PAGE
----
. . .The book as artifact occupies the most tenuous and complex position, perhaps, of all the items made by the human hand: it is at once treasured and cavalierly interfered with on a whim.
- Julia Miller, Books Will Speak Plain: A Handbook for Identifying and Describing Historical Bindings (Legacy Press, 2010)
In my line of work, I have opportunities to become acquainted with experts in many fascinating fields, including (but not limited to) agricultural methods and practice, legal precedent and case study, medical research, natural science—and, of course, books. When it comes to the history of bookbinding, its materials and techniques, I am fortunate to count among my annual bookstore visitors and customers Julia Miller of Ann Arbor and the University of Michigan Library. Julia has been coming to vacation in the Northport area for years and once included a volume she purchased from Dog Ears Books in an exhibition (she was the curator) called “Suave Mechanicals: Early to Modern Binding Styles.” But it has been only since the publication of her Books Will Speak Plain: A Handbook for Identifying and Describing Historical Bindings, published by Legacy Press in 2010, that I am beginning to have a glimmering of the depth and breadth of Julia’s expertise.
Books Will Speak Plain [hereafter referred to as BWSP] is a treasure trove. It is, moreover, while perfectly contemporary, itself an example of a book as a beautiful object, the object as exquisite as the text. But before getting into the book itself, I want to linger on the dust jacket and what it teaches me about the book’s author. Let me quote a few lines:
Julia Miller has worked in the book conservation field for thirty years. She . . . joined the staff of the Conservation and Book Repair Unit at the University of Michigan Library, spending ten years there. Over the past decade, she has been researching the history of binding structure and style, and in 2008 to prepare the manuscript for this book, she was awarded the prestigious Samuel H. Kress Conservation Publication Fellowship, administered through the Foundation of the American Institute for Conservation.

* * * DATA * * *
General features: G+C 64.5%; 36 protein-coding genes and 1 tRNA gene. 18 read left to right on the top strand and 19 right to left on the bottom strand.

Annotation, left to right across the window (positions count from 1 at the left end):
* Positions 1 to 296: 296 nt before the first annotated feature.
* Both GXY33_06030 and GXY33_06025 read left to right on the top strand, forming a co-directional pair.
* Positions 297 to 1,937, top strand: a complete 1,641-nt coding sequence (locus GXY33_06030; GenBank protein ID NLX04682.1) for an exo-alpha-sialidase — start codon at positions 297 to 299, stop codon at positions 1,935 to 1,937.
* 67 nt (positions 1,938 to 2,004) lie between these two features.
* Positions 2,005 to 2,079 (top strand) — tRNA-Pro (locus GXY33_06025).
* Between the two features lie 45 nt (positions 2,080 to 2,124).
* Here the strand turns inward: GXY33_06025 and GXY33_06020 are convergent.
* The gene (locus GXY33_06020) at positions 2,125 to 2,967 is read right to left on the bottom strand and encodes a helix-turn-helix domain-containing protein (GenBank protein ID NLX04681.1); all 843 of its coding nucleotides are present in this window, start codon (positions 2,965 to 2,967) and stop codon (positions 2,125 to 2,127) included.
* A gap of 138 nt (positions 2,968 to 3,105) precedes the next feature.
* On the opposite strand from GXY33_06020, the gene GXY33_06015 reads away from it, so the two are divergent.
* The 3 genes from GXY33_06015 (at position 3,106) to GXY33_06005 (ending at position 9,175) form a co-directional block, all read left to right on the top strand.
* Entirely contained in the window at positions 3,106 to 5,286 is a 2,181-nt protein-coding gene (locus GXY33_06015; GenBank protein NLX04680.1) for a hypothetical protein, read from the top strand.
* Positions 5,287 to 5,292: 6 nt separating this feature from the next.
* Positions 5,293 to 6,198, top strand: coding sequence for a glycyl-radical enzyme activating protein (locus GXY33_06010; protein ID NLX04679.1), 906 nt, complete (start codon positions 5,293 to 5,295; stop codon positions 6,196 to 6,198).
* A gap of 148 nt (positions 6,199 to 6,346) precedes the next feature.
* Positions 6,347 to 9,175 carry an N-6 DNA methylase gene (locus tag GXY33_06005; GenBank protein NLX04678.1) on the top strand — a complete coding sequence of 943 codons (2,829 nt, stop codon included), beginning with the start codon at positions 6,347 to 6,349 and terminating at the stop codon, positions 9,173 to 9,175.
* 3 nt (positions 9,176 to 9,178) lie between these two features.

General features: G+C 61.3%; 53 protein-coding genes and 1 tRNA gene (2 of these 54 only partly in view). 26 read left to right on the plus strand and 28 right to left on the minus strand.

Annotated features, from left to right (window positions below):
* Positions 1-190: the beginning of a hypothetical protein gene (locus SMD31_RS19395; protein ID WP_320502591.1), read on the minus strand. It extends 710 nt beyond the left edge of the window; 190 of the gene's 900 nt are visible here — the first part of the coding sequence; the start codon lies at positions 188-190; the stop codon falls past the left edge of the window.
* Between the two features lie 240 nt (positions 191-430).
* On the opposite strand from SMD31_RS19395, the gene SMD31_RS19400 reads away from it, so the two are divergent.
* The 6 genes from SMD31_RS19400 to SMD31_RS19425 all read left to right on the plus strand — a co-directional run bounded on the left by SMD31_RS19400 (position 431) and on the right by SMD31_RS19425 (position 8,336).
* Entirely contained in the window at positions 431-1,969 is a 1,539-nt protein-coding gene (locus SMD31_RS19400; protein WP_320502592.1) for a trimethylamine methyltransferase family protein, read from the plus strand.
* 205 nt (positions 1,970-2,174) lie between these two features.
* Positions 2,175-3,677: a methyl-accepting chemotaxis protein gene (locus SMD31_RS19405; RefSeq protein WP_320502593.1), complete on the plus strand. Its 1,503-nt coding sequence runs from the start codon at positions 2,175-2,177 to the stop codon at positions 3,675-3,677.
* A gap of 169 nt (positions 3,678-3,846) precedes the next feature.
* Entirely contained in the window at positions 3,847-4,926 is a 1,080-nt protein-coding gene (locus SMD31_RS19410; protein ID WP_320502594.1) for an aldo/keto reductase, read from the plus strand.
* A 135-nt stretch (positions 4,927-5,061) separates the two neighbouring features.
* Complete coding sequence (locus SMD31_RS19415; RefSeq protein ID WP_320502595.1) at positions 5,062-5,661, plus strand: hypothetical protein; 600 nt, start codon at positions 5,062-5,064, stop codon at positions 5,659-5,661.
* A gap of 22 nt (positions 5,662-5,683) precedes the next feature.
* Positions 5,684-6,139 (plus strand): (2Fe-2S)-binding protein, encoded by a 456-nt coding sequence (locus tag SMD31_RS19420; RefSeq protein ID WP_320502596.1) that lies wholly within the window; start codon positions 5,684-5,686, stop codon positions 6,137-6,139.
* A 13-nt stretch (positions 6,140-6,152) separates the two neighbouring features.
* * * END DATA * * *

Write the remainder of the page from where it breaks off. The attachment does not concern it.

. . .In 2009, she was invited to join the team that conducted the conservation survey of the manuscripts in the Coptic Museum in Cairo, Egypt. In the fall of 2010, she was a research fellow at The Library Company in Philadelphia, where she studied bindings in that collection as part of a project to develop a typology for American scaleboard bindings.
The publisher’s introduction is not the way I came to know Julia. Our conversations in my bookstore over the years have been much more casual. And as is true of so many experts, particularly women, she does not enter a room trumpeting her expertise and knowledge. Now, with her book in hand, I can appreciate much more fully her appreciation of my bookstore: I am thrilled that she occasionally finds objects on my shelves that she “must have” for her private collection!
Someone recently wrote to me that she was trying to look at the world through my eyes. Well, whenever I have spent time with BWSP, I find myself looking at old books with new eyes, paying much more attention to physical details. This, for me, is the gift BWSP brings. I will never have the patience or devotion to become expert myself in historical bindings, but even glimpses into the field deepen and enrich my feeling for these beloved objects of mine.